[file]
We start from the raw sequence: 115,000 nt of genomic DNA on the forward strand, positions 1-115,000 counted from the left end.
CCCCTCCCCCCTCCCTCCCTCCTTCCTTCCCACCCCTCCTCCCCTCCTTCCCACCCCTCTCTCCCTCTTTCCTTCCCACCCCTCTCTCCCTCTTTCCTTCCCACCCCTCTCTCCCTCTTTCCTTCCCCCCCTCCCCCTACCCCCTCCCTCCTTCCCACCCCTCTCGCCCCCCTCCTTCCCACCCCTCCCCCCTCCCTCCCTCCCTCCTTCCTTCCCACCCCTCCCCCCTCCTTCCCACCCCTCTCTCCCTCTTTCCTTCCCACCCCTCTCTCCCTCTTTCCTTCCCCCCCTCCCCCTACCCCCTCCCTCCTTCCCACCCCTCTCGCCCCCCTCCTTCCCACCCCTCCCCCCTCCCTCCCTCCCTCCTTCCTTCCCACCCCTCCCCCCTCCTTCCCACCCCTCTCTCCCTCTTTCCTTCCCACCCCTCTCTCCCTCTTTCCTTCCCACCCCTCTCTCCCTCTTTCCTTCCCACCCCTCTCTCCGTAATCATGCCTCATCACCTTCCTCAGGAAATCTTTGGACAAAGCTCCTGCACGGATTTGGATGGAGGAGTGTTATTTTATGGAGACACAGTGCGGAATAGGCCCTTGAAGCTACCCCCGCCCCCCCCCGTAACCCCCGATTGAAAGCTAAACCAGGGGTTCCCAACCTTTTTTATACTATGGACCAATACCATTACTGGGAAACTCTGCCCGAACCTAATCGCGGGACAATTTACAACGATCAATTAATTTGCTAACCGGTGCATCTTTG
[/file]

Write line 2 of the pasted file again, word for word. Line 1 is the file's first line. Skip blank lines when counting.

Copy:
CCCCTCCCCCCTCCCTCCCTCCTTCCTTCCCACCCCTCCTCCCCTCCTTCCCACCCCTCTCTCCCTCTTTCCTTCCCACCCCTCTCTCCCTCTTTCCTTCCCACCCCTCTCTCCCTCTTTCCTTCCCCCCCTCCCCCTACCCCCTCCCTCCTTCCCACCCCTCTCGCCCCCCTCCTTCCCACCCCTCCCCCCTCCCTCCCTCCCTCCTTCCTTCCCACCCCTCCCCCCTCCTTCCCACCCCTCTCTCCCTCTTTCCTTCCCACCCCTCTCTCCCTCTTTCCTTCCCCCCCTCCCCCTACCCCCTCCCTCCTTCCCACCCCTCTCGCCCCCCTCCTTCCCACCCCTCCCCCCTCCCTCCCTCCCTCCTTCCTTCCCACCCCTCCCCCCTCCTTCCCACCCCTCTCTCCCTCTTTCCTTCCCACCCCTCTCTCCCTCTTTCCTTCCCACCCCTCTCTCCCTCTTTCCTTCCCACCCCTCTCTCCGTAATCATGCCTCATCACCTTCCTCAGGAAATCTTTGGACAAAGCTCCTGCACGGATTTGGATGGAGGAGTGTTATTTTATGGAGACACAGTGCGGAATAGGCCCTTGAAGCTACCCCCGCCCCCCCCCGTAACCCCCGATTGAAAGCTAAACCAGGGGTTCCCAACCTTTTTTATACTATGGACCAATACCATTACTGGGAAACTCTGCCCGAACCTAATCGCGGGACAATTTACAACGATCAATTAATTTGCTAACCGGTGCATCTTTG